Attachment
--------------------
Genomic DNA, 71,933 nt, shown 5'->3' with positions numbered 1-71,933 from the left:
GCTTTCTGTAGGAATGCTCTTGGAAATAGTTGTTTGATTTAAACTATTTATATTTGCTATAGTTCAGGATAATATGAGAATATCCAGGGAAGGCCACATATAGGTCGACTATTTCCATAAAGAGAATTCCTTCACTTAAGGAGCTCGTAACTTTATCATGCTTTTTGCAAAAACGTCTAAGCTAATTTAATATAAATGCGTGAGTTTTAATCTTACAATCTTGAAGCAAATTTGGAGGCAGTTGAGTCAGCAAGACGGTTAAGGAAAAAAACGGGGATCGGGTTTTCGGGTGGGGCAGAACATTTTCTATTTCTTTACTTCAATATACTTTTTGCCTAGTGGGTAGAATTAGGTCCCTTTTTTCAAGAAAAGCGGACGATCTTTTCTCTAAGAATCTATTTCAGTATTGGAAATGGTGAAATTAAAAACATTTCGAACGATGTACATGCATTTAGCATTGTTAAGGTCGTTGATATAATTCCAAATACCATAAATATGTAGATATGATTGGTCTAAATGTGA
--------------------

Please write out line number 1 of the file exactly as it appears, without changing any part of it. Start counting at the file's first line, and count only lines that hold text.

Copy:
Genomic DNA, 71,933 nt, shown 5'->3' with positions numbered 1-71,933 from the left: